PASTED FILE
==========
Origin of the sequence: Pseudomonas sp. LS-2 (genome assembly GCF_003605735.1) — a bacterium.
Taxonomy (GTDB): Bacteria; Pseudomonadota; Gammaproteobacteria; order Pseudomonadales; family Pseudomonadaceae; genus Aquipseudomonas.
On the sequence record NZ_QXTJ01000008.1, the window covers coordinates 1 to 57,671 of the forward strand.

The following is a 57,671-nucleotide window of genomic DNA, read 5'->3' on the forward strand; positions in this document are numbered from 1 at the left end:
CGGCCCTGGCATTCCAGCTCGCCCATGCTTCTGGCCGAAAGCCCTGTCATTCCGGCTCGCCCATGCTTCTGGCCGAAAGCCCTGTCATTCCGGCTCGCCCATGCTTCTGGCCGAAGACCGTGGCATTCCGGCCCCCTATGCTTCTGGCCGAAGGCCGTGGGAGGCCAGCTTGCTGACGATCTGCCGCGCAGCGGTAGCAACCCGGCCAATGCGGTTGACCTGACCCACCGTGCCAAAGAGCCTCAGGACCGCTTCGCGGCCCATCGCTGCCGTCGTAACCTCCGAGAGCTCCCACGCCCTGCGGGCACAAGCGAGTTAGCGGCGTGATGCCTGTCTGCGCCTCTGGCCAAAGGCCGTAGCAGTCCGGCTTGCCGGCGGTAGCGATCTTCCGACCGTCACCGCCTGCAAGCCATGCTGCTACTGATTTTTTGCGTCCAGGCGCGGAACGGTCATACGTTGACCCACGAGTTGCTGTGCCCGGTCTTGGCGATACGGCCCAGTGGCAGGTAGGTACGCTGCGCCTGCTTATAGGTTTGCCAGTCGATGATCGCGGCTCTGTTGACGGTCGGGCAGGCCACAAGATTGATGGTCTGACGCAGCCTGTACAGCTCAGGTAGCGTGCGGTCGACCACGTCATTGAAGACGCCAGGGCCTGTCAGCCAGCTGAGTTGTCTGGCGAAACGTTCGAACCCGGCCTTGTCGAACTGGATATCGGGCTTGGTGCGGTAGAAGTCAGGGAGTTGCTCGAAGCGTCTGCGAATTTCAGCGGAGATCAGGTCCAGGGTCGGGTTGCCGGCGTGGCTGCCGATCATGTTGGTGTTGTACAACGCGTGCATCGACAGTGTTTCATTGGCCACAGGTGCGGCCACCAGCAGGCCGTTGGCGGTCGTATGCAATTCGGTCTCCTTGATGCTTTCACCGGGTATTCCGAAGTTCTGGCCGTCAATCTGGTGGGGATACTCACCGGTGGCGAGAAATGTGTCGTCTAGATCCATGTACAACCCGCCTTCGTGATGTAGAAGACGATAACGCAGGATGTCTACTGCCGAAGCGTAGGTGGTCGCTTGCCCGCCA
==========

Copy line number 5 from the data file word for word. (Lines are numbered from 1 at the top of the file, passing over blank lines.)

CGGCCCTGGCATTCCAGCTCGCCCATGCTTCTGGCCGAAAGCCCTGTCATTCCGGCTCGCCCATGCTTCTGGCCGAAAGCCCTGTCATTCCGGCTCGCCCATGCTTCTGGCCGAAGACCGTGGCATTCCGGCCCCCTATGCTTCTGGCCGAAGGCCGTGGGAGGCCAGCTTGCTGACGATCTGCCGCGCAGCGGTAGCAACCCGGCCAATGCGGTTGACCTGACCCACCGTGCCAAAGAGCCTCAGGACCGCTTCGCGGCCCATCGCTGCCGTCGTAACCTCCGAGAGCTCCCACGCCCTGCGGGCACAAGCGAGTTAGCGGCGTGATGCCTGTCTGCGCCTCTGGCCAAAGGCCGTAGCAGTCCGGCTTGCCGGCGGTAGCGATCTTCCGACCGTCACCGCCTGCAAGCCATGCTGCTACTGATTTTTTGCGTCCAGGCGCGGAACGGTCATACGTTGACCCACGAGTTGCTGTGCCCGGTCTTGGCGATACGGCCCAGTGGCAGGTAGGTACGCTGCGCCTGCTTATAGGTTTGCCAGTCGATGATCGCGGCTCTGTTGACGGTCGGGCAGGCCACAAGATTGATGGTCTGACGCAGCCTGTACAGCTCAGGTAGCGTGCGGTCGACCACGTCATTGAAGACGCCAGGGCCTGTCAGCCAGCTGAGTTGTCTGGCGAAACGTTCGAACCCGGCCTTGTCGAACTGGATATCGGGCTTGGTGCGGTAGAAGTCAGGGAGTTGCTCGAAGCGTCTGCGAATTTCAGCGGAGATCAGGTCCAGGGTCGGGTTGCCGGCGTGGCTGCCGATCATGTTGGTGTTGTACAACGCGTGCATCGACAGTGTTTCATTGGCCACAGGTGCGGCCACCAGCAGGCCGTTGGCGGTCGTATGCAATTCGGTCTCCTTGATGCTTTCACCGGGTATTCCGAAGTTCTGGCCGTCAATCTGGTGGGGATACTCACCGGTGGCGAGAAATGTGTCGTCTAGATCCATGTACAACCCGCCTTCGTGATGTAGAAGACGATAACGCAGGATGTCTACTGCCGAAGCGTAGGTGGTCGCTTGCCCGCCA